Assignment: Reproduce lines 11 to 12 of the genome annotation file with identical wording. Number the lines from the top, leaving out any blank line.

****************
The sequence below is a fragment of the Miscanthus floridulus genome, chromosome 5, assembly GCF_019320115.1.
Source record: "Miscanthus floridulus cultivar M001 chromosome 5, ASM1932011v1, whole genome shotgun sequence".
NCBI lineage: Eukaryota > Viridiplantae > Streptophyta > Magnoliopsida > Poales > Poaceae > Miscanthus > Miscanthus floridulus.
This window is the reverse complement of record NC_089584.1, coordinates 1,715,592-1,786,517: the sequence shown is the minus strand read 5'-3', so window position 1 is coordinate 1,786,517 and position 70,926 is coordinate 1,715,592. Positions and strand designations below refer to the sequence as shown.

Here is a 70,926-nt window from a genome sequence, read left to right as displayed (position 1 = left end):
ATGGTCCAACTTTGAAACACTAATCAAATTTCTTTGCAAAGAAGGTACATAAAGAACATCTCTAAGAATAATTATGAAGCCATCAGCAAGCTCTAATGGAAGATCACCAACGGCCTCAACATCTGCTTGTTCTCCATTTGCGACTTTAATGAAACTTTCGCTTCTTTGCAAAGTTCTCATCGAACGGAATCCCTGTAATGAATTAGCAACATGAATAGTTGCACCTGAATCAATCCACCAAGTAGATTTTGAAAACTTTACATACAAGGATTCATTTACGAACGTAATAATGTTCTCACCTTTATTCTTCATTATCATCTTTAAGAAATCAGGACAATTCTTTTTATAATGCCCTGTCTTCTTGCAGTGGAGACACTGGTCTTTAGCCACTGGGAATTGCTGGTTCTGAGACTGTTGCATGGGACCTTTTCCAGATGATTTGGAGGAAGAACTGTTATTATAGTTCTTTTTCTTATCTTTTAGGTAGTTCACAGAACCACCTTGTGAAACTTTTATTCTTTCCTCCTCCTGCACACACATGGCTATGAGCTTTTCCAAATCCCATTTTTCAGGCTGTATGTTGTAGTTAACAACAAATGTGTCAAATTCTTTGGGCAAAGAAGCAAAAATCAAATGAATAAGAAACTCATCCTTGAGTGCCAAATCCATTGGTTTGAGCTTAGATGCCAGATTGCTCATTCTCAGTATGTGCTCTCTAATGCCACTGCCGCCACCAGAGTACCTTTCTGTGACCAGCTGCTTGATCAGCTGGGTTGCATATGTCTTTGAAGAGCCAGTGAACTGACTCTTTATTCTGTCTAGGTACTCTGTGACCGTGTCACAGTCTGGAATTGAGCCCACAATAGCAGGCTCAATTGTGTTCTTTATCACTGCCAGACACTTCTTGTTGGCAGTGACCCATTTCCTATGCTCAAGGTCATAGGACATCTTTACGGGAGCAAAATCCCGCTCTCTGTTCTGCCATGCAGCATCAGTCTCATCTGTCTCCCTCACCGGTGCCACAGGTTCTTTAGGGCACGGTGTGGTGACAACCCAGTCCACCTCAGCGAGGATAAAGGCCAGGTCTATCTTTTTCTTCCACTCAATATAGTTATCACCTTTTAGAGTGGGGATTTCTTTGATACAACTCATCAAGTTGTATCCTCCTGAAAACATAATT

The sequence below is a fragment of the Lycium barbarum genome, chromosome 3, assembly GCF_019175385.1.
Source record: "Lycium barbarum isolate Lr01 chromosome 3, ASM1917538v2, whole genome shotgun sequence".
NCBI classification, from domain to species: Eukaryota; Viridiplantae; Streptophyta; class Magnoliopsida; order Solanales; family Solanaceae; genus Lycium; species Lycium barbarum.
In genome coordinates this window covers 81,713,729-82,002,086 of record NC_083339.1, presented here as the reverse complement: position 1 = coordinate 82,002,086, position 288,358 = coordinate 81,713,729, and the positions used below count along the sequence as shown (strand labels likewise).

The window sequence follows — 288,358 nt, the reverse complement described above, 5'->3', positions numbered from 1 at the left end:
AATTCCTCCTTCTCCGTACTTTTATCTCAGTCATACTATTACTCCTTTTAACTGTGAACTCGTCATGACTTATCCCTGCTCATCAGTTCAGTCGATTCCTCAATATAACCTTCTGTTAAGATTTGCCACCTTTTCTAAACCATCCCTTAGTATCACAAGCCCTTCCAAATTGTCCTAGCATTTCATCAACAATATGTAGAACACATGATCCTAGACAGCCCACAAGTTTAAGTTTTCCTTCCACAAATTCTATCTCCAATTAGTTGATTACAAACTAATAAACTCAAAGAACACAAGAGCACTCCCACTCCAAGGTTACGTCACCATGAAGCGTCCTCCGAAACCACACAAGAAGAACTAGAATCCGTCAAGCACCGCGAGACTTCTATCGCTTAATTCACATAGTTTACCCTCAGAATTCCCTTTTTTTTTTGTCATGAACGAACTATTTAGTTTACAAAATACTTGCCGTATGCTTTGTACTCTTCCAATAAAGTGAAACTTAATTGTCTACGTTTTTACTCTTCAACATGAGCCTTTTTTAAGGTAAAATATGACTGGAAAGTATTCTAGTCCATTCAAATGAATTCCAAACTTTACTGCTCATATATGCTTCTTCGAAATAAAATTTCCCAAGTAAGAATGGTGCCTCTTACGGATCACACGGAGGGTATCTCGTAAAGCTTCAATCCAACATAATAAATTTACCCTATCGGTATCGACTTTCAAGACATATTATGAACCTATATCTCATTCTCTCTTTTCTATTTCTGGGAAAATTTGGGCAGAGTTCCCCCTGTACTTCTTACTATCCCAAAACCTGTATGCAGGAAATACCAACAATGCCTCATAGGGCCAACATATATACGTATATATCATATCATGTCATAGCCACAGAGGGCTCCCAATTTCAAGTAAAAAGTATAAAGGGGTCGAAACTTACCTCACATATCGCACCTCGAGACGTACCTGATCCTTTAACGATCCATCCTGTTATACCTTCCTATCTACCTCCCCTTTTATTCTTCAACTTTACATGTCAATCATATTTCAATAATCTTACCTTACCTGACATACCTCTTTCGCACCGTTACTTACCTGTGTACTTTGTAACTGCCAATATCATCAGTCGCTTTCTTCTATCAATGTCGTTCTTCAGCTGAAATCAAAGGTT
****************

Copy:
The window sequence follows — 288,358 nt, the reverse complement described above, 5'->3', positions numbered from 1 at the left end:
AATTCCTCCTTCTCCGTACTTTTATCTCAGTCATACTATTACTCCTTTTAACTGTGAACTCGTCATGACTTATCCCTGCTCATCAGTTCAGTCGATTCCTCAATATAACCTTCTGTTAAGATTTGCCACCTTTTCTAAACCATCCCTTAGTATCACAAGCCCTTCCAAATTGTCCTAGCATTTCATCAACAATATGTAGAACACATGATCCTAGACAGCCCACAAGTTTAAGTTTTCCTTCCACAAATTCTATCTCCAATTAGTTGATTACAAACTAATAAACTCAAAGAACACAAGAGCACTCCCACTCCAAGGTTACGTCACCATGAAGCGTCCTCCGAAACCACACAAGAAGAACTAGAATCCGTCAAGCACCGCGAGACTTCTATCGCTTAATTCACATAGTTTACCCTCAGAATTCCCTTTTTTTTTTGTCATGAACGAACTATTTAGTTTACAAAATACTTGCCGTATGCTTTGTACTCTTCCAATAAAGTGAAACTTAATTGTCTACGTTTTTACTCTTCAACATGAGCCTTTTTTAAGGTAAAATATGACTGGAAAGTATTCTAGTCCATTCAAATGAATTCCAAACTTTACTGCTCATATATGCTTCTTCGAAATAAAATTTCCCAAGTAAGAATGGTGCCTCTTACGGATCACACGGAGGGTATCTCGTAAAGCTTCAATCCAACATAATAAATTTACCCTATCGGTATCGACTTTCAAGACATATTATGAACCTATATCTCATTCTCTCTTTTCTATTTCTGGGAAAATTTGGGCAGAGTTCCCCCTGTACTTCTTACTATCCCAAAACCTGTATGCAGGAAATACCAACAATGCCTCATAGGGCCAACATATATACGTATATATCATATCATGTCATAGCCACAGAGGGCTCCCAATTTCAAGTAAAAAGTATAAAGGGGTCGAAACTTACCTCACATATCGCACCTCGAGACGTACCTGATCCTTTAACGATCCATCCTGTTATACCTTCCTATCTACCTCCCCTTTTATTCTTCAACTTTACATGTCAATCATATTTCAATAATCTTACCTTACCTGACATACCTCTTTCGCACCGTTACTTACCTGTGTACTTTGTAACTGCCAATATCATCAGTCGCTTTCTTCTATCAATGTCGTTCTTCAGCTGAAATCAAAGGTT